I beseech you therefore, brothers, by the mercies of God, to present your bodies as a living sacrifice, holy and acceptable to God, which is your spiritual worship. Romans 12:1
The significance of an animal offering, the reason why the aroma of the animal turned into rising smoke becalms God’s “burning nostrils” (the Hebraic term for God being angry) is that it represents a complete offering to God, nothing is reserved, all is given, fulfillment is realized in giving up one’s tenuous claim to physical life and finding new purpose in being made living spirit-rising smoke/cloud. We think of it as violence, God views it as total dedication, and in receiving that offering He imbues the animal with spirit (transforms it into smoke, and receives it into Himself, whose glory is always seen on earth as fire or smoke, pillar or cloud).
Please consider the previous paragraph provisional. I’m exploring something here; I know I’m on to something, but I wouldn’t want to be pinned down to defending it as presently expressed.
In Christ, all death brings about new life.
“You started life in the cozy comfort of your mother’s womb, but then you got squeezed out, screaming. You died to the womb to come alive in the world. Then you had your first day of school, your first date, your wedding, your first child, your first grandchild, the death of your mother and father. Each of these crisis moments is a small death that shatters the world as you know it. If life carries on at all, it carries on with a new, unknown horizon. No wonder life can be terrifying. You’re constantly dying to this to come alive to that.”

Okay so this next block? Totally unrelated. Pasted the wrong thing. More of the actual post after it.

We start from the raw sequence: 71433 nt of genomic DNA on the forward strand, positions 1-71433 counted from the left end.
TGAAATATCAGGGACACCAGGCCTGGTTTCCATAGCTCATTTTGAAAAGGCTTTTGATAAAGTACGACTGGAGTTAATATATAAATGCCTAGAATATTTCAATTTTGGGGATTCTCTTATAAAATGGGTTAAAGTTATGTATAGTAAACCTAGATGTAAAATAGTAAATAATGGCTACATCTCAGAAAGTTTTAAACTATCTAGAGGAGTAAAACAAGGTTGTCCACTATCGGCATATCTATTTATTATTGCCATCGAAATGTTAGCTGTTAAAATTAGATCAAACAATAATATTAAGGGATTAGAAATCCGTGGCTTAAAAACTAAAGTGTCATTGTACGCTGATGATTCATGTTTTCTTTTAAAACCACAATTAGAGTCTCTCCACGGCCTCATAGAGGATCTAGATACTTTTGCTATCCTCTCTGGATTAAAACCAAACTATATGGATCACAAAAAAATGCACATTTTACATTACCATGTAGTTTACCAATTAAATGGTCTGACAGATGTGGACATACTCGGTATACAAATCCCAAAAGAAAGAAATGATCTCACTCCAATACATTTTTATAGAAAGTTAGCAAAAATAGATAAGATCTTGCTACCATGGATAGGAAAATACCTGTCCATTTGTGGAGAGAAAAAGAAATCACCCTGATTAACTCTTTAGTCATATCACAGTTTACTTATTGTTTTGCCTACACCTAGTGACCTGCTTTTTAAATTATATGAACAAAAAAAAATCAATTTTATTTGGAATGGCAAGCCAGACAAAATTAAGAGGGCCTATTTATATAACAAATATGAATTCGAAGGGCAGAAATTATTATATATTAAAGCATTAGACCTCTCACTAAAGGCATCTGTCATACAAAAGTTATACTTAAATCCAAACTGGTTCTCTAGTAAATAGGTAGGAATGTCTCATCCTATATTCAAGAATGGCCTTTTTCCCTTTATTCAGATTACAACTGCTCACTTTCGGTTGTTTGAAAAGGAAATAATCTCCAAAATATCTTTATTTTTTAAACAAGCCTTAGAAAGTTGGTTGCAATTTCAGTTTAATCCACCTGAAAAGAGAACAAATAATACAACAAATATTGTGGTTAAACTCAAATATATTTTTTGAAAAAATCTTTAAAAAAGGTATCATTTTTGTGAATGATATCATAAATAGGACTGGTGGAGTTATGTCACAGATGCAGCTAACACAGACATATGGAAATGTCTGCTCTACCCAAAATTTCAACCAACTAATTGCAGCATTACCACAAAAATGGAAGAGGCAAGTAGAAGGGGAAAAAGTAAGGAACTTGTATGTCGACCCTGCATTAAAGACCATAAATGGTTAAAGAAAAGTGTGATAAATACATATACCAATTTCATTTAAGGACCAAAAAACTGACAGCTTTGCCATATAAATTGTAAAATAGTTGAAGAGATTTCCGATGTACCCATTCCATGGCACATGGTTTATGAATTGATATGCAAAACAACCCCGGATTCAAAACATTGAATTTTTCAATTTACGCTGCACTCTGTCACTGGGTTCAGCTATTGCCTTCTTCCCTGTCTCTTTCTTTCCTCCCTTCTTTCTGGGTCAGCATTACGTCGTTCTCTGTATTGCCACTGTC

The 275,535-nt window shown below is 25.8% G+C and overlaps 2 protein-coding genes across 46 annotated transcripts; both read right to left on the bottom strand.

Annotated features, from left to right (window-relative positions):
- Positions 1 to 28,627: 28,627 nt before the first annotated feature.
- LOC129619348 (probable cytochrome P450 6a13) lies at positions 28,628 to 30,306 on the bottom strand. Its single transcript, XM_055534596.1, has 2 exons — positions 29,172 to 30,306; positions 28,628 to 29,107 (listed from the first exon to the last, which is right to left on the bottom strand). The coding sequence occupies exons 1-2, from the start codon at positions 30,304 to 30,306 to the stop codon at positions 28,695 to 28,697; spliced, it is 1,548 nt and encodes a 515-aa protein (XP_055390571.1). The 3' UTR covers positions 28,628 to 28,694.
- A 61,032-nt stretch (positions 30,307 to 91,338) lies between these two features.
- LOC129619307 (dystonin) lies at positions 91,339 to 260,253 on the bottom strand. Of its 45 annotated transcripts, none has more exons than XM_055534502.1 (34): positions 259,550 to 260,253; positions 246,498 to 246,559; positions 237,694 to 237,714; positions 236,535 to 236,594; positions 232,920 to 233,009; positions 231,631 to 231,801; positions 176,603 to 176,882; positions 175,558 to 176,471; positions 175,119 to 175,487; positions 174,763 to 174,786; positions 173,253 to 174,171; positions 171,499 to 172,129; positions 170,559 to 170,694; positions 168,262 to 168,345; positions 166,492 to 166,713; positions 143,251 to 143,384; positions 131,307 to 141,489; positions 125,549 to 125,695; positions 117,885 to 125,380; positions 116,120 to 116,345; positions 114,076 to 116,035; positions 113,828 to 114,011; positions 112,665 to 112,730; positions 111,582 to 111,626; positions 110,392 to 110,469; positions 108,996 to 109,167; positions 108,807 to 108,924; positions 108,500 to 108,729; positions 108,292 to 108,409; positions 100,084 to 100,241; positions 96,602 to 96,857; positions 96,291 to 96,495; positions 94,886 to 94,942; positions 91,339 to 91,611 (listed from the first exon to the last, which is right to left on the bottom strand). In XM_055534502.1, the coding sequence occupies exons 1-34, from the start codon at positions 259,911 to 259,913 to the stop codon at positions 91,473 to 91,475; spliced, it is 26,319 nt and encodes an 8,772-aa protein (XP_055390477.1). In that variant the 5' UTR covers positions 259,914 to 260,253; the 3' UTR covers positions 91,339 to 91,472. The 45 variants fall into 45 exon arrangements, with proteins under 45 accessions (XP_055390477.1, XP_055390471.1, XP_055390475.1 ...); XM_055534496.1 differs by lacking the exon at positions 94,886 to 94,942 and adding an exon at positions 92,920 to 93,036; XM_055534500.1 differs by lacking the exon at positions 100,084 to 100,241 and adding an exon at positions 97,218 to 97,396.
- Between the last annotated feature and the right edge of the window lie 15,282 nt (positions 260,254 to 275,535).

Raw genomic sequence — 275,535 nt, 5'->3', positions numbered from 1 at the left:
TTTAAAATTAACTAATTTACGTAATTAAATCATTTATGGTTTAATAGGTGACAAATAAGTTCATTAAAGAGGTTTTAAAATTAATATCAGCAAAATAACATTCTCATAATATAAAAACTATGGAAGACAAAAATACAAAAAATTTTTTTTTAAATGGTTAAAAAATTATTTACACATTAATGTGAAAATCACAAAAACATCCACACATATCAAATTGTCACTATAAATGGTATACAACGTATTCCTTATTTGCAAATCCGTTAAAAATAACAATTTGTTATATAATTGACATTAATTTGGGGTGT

Sacrifice is an act of separation, of division. The animal is divided into parts, some of which are laid on the altar, some of which are thrown away, in some cases some of which are eaten and some of which are given to God.
Adam is put into a comatose state, as if he died, and his ribs are separated. When he rises again, God has brought about new life from his side.
Christ is hung on the cross and his ribs are separated by a spearhead, and from his side flows blood and water, which gives rise to new life.
Grain yearns to reach fulfillment by virtue of being separated from its husk, ground and baked, that it might rise to new life as bread.
“Sacrifice is a pathway, a movement through death to new life. In sacrifice, we die to one state so we can rise in an exalted state.”
Are you grieving, Christian? What is dying or to what are you dying? And what is being given new life or to what new life are you rising?
This meditation was inspired by a couple sections of Theopolitan Liturgy by Peter Leithart (including pages 51 – 55). The quotes are from those pages and the ideas are restatements of, or were provoked by, ideas from the book, applied to the concept of grieving.
Vibrating with rage, the misshapen, bony finger pointed at me. “He is a law breaker,” the Adversary screamed.
I stepped behind Jesus and his shadow fell across me: “I confess, I am blameless,” I said in grateful relief.
If “cultures are patterned environments of material things” we must ask, whence arises a zeitgeist? One cannot divorce the two, and yet each material thing itself has no spirit. Together, however, they engender a spirit of the age, which is unmistakably perceivable and formative.